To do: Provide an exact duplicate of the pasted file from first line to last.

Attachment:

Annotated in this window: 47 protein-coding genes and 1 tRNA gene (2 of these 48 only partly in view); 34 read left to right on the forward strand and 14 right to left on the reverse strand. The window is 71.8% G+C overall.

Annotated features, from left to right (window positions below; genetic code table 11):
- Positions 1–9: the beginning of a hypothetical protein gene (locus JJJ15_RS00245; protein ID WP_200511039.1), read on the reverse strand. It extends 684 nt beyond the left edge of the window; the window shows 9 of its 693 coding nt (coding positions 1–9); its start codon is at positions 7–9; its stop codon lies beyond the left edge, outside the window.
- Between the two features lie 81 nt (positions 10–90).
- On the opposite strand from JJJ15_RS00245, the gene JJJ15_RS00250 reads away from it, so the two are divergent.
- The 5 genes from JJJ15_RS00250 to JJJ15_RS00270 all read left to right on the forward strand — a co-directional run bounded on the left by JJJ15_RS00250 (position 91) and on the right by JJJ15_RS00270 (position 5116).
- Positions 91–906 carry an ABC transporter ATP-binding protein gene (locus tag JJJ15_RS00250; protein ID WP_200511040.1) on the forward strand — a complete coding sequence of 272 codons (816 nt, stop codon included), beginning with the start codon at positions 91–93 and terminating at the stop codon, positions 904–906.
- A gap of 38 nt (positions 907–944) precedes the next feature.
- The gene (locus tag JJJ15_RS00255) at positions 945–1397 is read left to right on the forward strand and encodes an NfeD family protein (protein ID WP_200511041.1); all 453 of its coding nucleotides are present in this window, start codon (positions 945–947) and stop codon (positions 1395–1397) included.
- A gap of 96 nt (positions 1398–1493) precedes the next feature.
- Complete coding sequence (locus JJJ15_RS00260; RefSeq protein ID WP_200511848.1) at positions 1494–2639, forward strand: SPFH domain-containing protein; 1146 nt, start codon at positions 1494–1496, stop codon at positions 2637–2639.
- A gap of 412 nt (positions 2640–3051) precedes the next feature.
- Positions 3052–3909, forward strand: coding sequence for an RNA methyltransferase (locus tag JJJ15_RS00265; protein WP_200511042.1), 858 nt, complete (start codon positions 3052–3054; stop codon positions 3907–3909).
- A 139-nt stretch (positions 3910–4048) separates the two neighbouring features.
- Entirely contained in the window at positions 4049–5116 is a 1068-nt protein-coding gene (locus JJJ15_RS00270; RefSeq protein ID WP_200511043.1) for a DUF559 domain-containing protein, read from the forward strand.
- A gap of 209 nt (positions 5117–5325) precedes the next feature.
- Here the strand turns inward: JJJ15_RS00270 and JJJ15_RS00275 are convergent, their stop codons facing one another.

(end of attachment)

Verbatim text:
Annotated in this window: 47 protein-coding genes and 1 tRNA gene (2 of these 48 only partly in view); 34 read left to right on the forward strand and 14 right to left on the reverse strand. The window is 71.8% G+C overall.

Annotated features, from left to right (window positions below; genetic code table 11):
- Positions 1–9: the beginning of a hypothetical protein gene (locus JJJ15_RS00245; protein ID WP_200511039.1), read on the reverse strand. It extends 684 nt beyond the left edge of the window; the window shows 9 of its 693 coding nt (coding positions 1–9); its start codon is at positions 7–9; its stop codon lies beyond the left edge, outside the window.
- Between the two features lie 81 nt (positions 10–90).
- On the opposite strand from JJJ15_RS00245, the gene JJJ15_RS00250 reads away from it, so the two are divergent.
- The 5 genes from JJJ15_RS00250 to JJJ15_RS00270 all read left to right on the forward strand — a co-directional run bounded on the left by JJJ15_RS00250 (position 91) and on the right by JJJ15_RS00270 (position 5116).
- Positions 91–906 carry an ABC transporter ATP-binding protein gene (locus tag JJJ15_RS00250; protein ID WP_200511040.1) on the forward strand — a complete coding sequence of 272 codons (816 nt, stop codon included), beginning with the start codon at positions 91–93 and terminating at the stop codon, positions 904–906.
- A gap of 38 nt (positions 907–944) precedes the next feature.
- The gene (locus tag JJJ15_RS00255) at positions 945–1397 is read left to right on the forward strand and encodes an NfeD family protein (protein ID WP_200511041.1); all 453 of its coding nucleotides are present in this window, start codon (positions 945–947) and stop codon (positions 1395–1397) included.
- A gap of 96 nt (positions 1398–1493) precedes the next feature.
- Complete coding sequence (locus JJJ15_RS00260; RefSeq protein ID WP_200511848.1) at positions 1494–2639, forward strand: SPFH domain-containing protein; 1146 nt, start codon at positions 1494–1496, stop codon at positions 2637–2639.
- A gap of 412 nt (positions 2640–3051) precedes the next feature.
- Positions 3052–3909, forward strand: coding sequence for an RNA methyltransferase (locus tag JJJ15_RS00265; protein WP_200511042.1), 858 nt, complete (start codon positions 3052–3054; stop codon positions 3907–3909).
- A 139-nt stretch (positions 3910–4048) separates the two neighbouring features.
- Entirely contained in the window at positions 4049–5116 is a 1068-nt protein-coding gene (locus JJJ15_RS00270; RefSeq protein ID WP_200511043.1) for a DUF559 domain-containing protein, read from the forward strand.
- A gap of 209 nt (positions 5117–5325) precedes the next feature.
- Here the strand turns inward: JJJ15_RS00270 and JJJ15_RS00275 are convergent, their stop codons facing one another.